#Fact8 Geographically, South Korea is located on the southern part of the Korean Peninsula below the 38th parallel of latitude. It has coastlines along the Sea of Japan and the Yellow Sea. South Korea's topography consists mainly of hills and mountains but there are large coastal plains in the western and southern parts of the country. The highest point in South Korea is Halla-san, an extinct volcano, which rises to 6,398 feet (1,950 m). It is located on South Korea's Jeju Island, which is located south of the mainland.

Alselin Adiba
3 months ago

Jeju on the south coast is a large volcanic island with a peak of Hallasan (1950 m). Ulleung-do, and Dokdo in the east sea consist of felsic rock, and are younger. Since the mountainous area lies mostly to the east of the peninsula, the main rivers tend to flow to the west, and south. In the west flow the rivers Amnok, Chŏngchŏn, Daedong, Hangang, Geum, Yeongsan, Nakdong, Seomjin and so on. These rivers have extensive floodplains, and provide fertile land for agriculture.

Alselin Adiba
3 months ago

Korea is located on the Korean peninsula in northeast Asia. To the northwest it is separated by the Amnok River (Yalu) from the People's Republic of China. The Duman River to its northeast separates Korea from Russia and China. Some of the important islands include Jeju, Ganghwa, Ulleung, Dokdo, Jindo, Geoje, and so on. The southern, and western parts of Korea are lowlands and to the east, and north the Baekdu Daegan mountain range extends along the peninsula. The Gaema Plateau is located in North Korea and is a volcanic product from the Meszoic era. Highest points include Mount Baekdu (2774), Sobaeksan (2184 m), Jirisan (1915), Baeksan (1724), Geumgangsan (1638), Seoraksan (1708), Taebaeksan (1564) and so on. Several of the lower mountains are perpendicular to the Baekdu Daegan network, mostly developing along the tectonic lines of the mesozoic era, and pointing essentially northwest.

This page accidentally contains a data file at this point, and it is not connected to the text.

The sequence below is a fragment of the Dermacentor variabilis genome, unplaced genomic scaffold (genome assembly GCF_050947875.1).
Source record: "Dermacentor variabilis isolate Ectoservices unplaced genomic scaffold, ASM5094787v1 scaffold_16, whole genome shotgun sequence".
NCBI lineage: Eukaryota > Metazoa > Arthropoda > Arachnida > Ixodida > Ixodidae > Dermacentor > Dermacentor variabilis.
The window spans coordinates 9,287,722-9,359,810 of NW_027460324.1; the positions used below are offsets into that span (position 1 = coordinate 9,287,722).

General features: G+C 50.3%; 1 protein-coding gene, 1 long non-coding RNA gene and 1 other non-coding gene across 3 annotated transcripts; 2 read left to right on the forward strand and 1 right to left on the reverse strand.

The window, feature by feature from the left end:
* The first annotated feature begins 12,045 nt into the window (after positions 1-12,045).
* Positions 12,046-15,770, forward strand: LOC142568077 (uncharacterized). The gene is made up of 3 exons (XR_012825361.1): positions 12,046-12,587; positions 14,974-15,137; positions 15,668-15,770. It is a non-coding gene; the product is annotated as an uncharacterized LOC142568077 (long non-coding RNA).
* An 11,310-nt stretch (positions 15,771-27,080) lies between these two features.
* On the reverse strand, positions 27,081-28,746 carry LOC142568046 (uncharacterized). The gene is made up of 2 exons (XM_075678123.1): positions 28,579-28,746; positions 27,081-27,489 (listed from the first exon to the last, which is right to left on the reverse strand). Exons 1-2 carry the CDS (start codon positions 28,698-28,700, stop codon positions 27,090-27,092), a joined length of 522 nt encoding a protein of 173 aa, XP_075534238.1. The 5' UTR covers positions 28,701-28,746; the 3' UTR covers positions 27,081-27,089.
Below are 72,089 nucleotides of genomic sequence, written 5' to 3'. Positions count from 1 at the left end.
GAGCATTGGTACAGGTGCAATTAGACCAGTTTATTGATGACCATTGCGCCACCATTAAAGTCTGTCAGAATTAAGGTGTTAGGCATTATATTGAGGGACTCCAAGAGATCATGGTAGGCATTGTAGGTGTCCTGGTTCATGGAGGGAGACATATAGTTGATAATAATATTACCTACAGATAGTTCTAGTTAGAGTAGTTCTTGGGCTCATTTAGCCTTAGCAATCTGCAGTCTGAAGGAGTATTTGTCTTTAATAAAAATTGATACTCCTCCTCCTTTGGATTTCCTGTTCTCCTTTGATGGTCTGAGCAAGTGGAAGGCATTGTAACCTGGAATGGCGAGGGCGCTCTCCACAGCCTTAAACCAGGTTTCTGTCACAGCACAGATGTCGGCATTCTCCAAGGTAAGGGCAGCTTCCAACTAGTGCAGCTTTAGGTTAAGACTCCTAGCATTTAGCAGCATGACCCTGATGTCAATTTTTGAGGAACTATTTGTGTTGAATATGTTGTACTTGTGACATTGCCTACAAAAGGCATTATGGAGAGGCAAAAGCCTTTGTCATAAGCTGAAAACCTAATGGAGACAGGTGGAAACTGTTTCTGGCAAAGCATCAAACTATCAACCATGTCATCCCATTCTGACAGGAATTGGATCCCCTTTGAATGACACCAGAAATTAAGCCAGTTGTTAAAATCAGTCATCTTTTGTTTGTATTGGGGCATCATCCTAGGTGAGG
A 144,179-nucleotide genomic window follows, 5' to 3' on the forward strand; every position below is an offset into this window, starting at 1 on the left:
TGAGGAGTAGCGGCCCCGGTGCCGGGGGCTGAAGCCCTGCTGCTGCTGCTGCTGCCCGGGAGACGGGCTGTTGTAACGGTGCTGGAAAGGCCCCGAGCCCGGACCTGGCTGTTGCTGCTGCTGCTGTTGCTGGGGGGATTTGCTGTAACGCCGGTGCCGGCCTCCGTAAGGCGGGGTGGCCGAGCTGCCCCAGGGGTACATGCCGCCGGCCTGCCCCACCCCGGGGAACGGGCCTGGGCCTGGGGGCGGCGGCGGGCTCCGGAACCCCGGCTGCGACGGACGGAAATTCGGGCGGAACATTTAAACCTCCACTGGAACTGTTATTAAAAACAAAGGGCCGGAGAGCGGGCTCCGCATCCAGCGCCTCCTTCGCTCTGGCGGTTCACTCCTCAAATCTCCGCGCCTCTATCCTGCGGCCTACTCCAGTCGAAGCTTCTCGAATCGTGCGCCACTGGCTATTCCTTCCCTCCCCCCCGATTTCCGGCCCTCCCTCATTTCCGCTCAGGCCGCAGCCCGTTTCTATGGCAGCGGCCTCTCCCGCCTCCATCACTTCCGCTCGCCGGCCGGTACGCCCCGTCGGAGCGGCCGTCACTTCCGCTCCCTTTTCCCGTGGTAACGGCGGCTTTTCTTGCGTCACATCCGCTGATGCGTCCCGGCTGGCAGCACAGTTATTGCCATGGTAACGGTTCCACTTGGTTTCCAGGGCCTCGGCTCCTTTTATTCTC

Carl Ivan Setias
3 months ago

Hallasan Mountain is the central mountain of the island and is the top of a shield volcano. This mountain, 1,950 meters high, is the representative outcome of the fourth stage of volcanic activity that took place in the oceans surrounding the Korean Peninsula. The Seongsan Ilchulbong is an oreum created during the explosion of an underwater volcano. It shows the birth and growth of a Surtseyan eruption, a type of volcanic eruption that takes place in shallow seas. The lava cave system was created when basaltic lava flow ran toward the ocean between 300,000 and 100,000 years ago. Today, nine caves have been found, including the Manjanggul Cave.

Carl Ivan Setias
3 months ago

Volcanic activity creates many picturesque places. The Jusangjeolli Cliffs, part of the Jungmun Tourism Complex on the southern part of Jeju Island, has a scenic view and is characteristic of the island province. The cliffs have columnar joints which look like a folding screen composed of tetragon- or hexagon-shaped pillars. These columnar joints are created when thick basaltic lava at about 1,000 degrees Celsius flows from the mouth of a volcano and cools rapidly. The columnar joints of the cliffs are 30-40 meters tall and extend for about 1 kilometer, the largest such natural formation in Korea.